Jury Convicts VA Ex-Gov McDonnell and Wife

Former Virginia Governor Bob McDonnell and his wife Maureen McDonnell were convicted on an array of corruption charges today.

The 7-man, 5-woman jury returned its findings on the third day of deliberations here in United States District Court for the Eastern District of Virginia. Both McDonnells, who now face years in prison, were acquitted of lesser charges of making false statements on loan applications, while Ms. McDonnell was convicted on a charge she alone faced, of obstructing a grand jury investigation by trying to make a gift of $20,000 worth of designer dresses and shoes appear to have been a loan.

The McDonnells were accused of selling McDonnell's office during a 24 month period to a vitamin salesman named Jonnie R. Williams, Jr., who gave the McDonnells $170,000 in gifts, money and "no document loans." Williams was a chief witness against them, having made a deal with the Government for immunity. His company was the subject of an SEC investigation. [More...]

Bob McDonnell testified at trial. He and his wife maintained their marriage was so broken during the time period at issue, they could not have agreed on anything, much less a conspiracy.

A big issue was the definition of "official action" in the jury instructions.

The judge defined bribery as trading something of value “for official actions by a public official — in other words, quid pro quo.”

Mr. McDonnell’s defense has argued that the things he did for Mr. Williams, such as introducing him to officials in his cabinet, were trivial courtesies and not official acts. The judge rejected that argument. He told jurors that official actions were not just a governor’s job description as codified by law. They also include “actions clearly established by settled practice as part of public office” — that is, seemingly everything related to a governor’s administration.

More on that here.

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    Couldn't have happened (5.00 / 7) (#1)
    by Repack Rider on Thu Sep 04, 2014 at 08:21:27 PM EST
    ...to a more sanctimonious, God-serving, Pat Robertson loving hypocrite.  The schadenfraude for this is almost as good as the Jim Bakker or Jimmy Swaggart version.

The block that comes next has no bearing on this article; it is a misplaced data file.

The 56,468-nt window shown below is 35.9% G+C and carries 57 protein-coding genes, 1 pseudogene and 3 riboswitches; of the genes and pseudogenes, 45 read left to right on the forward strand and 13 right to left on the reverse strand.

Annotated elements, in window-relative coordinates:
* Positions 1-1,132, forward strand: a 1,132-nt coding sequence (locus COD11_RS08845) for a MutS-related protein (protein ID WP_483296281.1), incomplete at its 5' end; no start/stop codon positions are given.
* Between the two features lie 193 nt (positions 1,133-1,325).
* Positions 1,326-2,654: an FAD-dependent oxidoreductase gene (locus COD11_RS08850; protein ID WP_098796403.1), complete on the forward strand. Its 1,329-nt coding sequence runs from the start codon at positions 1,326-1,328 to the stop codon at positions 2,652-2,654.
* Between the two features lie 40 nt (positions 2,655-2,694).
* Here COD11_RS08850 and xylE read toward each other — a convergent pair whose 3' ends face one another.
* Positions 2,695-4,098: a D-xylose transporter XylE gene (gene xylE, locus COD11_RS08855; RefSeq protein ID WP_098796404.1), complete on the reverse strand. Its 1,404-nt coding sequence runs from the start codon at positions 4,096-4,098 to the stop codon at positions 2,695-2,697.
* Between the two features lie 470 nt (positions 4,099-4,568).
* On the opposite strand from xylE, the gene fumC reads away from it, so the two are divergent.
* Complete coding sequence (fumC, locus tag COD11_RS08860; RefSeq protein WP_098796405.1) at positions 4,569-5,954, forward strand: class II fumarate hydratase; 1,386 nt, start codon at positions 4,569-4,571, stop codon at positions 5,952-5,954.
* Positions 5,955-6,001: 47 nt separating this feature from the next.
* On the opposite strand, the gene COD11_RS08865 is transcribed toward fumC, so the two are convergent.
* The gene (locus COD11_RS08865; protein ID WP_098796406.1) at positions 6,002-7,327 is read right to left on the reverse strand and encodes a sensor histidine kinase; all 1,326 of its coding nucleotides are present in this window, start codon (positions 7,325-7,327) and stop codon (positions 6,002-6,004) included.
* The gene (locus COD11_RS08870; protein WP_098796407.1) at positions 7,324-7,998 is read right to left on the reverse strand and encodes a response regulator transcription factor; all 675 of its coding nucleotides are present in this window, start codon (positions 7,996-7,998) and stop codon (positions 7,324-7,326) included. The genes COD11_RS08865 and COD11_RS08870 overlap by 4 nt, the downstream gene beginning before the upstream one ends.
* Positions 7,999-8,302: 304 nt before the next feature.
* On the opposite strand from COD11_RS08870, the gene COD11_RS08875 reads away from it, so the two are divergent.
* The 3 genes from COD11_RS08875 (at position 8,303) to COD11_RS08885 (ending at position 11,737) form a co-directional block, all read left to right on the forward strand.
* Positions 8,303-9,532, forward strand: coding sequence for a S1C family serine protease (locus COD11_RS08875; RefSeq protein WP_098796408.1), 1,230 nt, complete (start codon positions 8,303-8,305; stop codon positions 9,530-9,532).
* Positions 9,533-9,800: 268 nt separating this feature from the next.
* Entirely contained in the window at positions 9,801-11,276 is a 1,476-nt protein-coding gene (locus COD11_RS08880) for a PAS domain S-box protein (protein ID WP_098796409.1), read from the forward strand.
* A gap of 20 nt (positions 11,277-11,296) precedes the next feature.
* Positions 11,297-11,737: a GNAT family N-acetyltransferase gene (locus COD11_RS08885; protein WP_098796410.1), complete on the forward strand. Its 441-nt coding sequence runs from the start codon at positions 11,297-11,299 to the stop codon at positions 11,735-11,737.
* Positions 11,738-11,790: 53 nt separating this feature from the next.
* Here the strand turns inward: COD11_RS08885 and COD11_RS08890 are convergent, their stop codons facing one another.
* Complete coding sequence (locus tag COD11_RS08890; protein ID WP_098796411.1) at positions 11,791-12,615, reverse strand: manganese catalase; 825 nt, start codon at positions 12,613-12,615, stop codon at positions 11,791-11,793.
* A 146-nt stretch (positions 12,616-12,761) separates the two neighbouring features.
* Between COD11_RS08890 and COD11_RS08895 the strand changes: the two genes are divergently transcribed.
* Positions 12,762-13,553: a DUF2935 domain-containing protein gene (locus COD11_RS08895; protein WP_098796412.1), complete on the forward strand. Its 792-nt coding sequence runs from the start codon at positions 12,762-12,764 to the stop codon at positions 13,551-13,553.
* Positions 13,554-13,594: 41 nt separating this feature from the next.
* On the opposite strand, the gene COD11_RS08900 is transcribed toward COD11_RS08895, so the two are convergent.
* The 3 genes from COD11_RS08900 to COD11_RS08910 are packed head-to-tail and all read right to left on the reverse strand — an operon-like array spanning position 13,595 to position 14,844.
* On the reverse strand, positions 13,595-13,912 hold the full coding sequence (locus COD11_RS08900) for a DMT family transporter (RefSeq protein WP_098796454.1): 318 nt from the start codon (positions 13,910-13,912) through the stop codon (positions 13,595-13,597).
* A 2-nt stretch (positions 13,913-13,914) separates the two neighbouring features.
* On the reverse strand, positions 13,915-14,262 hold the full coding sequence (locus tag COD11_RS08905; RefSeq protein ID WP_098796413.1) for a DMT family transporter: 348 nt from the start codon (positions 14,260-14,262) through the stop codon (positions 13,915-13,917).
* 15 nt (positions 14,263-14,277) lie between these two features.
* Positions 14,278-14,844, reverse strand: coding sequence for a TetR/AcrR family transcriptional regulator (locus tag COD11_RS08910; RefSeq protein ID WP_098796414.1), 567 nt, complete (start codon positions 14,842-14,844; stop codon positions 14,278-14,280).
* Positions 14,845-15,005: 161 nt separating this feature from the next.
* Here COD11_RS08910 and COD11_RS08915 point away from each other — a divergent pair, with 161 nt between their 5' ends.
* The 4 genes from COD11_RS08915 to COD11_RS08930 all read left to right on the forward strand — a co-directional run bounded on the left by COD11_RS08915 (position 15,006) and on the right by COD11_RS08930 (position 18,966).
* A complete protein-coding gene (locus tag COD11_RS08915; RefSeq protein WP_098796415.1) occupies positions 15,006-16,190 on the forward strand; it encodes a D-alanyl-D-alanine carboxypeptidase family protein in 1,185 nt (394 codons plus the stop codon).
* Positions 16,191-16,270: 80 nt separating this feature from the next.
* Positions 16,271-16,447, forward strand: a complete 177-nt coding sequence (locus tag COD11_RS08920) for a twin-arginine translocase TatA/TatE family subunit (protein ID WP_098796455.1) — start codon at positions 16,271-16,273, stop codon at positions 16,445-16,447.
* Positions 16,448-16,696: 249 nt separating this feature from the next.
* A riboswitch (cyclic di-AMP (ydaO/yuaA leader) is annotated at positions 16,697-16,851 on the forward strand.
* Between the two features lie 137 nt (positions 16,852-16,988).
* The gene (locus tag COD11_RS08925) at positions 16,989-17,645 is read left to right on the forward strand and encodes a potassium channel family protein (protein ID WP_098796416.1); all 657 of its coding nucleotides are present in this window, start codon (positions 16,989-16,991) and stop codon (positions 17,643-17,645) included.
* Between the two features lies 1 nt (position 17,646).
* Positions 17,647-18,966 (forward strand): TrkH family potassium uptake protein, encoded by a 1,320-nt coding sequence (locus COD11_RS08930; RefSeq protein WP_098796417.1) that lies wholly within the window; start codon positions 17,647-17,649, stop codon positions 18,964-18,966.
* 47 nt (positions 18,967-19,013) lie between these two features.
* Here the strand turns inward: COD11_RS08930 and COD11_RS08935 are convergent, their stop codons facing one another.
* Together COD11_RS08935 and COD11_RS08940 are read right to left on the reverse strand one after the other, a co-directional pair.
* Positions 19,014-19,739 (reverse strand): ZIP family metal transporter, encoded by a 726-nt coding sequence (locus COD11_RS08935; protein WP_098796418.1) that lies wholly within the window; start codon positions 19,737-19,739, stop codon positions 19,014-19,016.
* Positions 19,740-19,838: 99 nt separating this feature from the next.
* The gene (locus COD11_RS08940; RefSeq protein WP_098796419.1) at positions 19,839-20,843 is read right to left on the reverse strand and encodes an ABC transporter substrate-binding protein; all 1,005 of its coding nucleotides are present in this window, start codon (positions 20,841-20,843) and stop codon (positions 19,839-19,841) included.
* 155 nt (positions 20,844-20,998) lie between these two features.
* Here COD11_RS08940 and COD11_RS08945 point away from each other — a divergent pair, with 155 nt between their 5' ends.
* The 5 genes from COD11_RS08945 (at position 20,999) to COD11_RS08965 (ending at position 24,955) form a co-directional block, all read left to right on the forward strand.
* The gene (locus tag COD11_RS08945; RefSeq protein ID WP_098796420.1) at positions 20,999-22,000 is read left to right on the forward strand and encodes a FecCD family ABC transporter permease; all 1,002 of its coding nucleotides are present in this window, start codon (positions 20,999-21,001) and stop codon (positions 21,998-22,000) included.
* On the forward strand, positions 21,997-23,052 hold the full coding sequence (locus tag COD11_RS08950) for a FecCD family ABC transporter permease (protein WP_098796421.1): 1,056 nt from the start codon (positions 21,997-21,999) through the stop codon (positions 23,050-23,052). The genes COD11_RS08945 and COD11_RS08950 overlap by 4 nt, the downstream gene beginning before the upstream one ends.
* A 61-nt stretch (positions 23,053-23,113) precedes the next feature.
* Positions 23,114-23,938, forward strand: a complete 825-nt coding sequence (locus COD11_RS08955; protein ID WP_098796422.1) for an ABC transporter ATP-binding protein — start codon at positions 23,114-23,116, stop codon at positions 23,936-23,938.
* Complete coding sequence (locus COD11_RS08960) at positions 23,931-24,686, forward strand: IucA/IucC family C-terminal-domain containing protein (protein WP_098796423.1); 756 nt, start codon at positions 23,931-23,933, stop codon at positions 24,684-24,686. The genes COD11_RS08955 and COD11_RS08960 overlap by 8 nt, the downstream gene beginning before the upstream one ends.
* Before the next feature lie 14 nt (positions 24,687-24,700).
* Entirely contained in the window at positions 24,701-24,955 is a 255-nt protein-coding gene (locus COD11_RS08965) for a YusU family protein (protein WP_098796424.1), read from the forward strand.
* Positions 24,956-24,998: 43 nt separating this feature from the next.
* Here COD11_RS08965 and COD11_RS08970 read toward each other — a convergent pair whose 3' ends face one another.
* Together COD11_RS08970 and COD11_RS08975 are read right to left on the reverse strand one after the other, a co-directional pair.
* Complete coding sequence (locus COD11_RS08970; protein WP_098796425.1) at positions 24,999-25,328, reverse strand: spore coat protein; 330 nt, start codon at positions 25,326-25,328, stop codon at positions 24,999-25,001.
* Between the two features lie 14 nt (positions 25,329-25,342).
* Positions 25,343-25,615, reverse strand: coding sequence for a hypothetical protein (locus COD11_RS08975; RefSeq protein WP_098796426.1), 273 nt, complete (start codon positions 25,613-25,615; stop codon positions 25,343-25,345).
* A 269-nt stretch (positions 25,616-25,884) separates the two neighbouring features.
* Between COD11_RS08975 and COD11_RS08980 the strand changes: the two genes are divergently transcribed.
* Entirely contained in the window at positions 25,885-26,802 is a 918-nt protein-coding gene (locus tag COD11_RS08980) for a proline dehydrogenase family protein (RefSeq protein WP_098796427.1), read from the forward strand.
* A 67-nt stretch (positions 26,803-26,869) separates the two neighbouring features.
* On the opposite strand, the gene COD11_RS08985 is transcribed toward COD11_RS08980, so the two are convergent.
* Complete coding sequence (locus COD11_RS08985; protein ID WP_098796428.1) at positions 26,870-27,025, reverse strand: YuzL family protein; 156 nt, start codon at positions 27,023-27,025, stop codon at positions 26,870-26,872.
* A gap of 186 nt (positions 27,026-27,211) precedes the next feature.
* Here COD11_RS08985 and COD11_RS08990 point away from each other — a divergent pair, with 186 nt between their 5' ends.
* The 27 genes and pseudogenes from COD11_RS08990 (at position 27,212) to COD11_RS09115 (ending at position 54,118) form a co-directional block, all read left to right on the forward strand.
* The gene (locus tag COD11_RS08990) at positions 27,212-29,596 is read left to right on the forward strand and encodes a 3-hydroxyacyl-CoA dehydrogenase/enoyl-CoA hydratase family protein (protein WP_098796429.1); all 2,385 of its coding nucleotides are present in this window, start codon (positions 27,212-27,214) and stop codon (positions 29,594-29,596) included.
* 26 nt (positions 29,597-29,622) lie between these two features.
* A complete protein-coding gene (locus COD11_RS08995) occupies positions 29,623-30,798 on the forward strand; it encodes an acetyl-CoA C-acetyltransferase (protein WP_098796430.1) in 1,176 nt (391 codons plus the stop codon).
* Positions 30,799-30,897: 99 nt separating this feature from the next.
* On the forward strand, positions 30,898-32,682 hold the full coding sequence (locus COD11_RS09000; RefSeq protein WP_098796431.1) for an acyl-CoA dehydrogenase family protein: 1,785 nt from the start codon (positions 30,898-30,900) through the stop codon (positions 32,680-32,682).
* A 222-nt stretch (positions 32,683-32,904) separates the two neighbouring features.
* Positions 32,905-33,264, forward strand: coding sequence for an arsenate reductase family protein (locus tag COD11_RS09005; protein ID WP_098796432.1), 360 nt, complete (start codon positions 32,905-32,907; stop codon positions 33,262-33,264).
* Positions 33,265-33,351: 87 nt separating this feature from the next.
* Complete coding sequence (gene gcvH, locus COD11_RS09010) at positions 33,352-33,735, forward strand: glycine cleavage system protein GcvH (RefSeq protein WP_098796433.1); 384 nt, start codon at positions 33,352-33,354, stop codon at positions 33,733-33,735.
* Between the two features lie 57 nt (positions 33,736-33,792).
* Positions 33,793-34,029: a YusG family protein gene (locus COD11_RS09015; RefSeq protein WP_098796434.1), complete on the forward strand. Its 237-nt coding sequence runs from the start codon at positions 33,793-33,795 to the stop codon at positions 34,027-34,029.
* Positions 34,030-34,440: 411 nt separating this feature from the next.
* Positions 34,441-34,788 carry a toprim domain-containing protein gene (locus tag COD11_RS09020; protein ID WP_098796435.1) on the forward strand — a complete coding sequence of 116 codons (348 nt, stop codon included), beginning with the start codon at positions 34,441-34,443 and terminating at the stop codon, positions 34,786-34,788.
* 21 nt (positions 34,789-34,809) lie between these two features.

The ethical training of Regent University on the march.  Onward Christian Grifters...

    Absolutely (none / 0) (#2)
    by CaptHowdy on Thu Sep 04, 2014 at 08:24:55 PM EST
    Evangelicals (none / 0) (#15)
    by Ga6thDem on Fri Sep 05, 2014 at 10:48:54 AM EST
    Their motto should be ruining Christianity for everybody.

    Except (none / 0) (#19)
    by jbindc on Fri Sep 05, 2014 at 11:01:27 AM EST
    The McDonnell's are Catholic, and while they may be conservative Catholics, those aren't the same thing as Evangelicals.

    Please plain the difference (5.00 / 2) (#20)
    by CaptHowdy on Fri Sep 05, 2014 at 11:13:43 AM EST

    McDonnell's 1989 thesis for Regent University[58] was a 93-page document titled The Republican Party's Vision for the Family: The Compelling Issue of The Decade. The document explored the rise in the numbers of divorces and illegitimate births, and examined public policies that may have contributed to that increase and proposed solutions. The document gained attention in the campaign because it outlined a 15-point conservative agenda, including 10 points McDonnell pursued during his years in the General Assembly, according to press analysis.[59]

    This agenda includes opposition to abortion, support for school vouchers and covenant marriage, and tax policies that favor heterosexual families.[60] In his thesis, McDonnell wrote "government policy should favor married couples over 'cohabitators, homosexuals or fornicators.'"[61] McDonnell "described working women and feminists as 'detrimental' to the family."[61]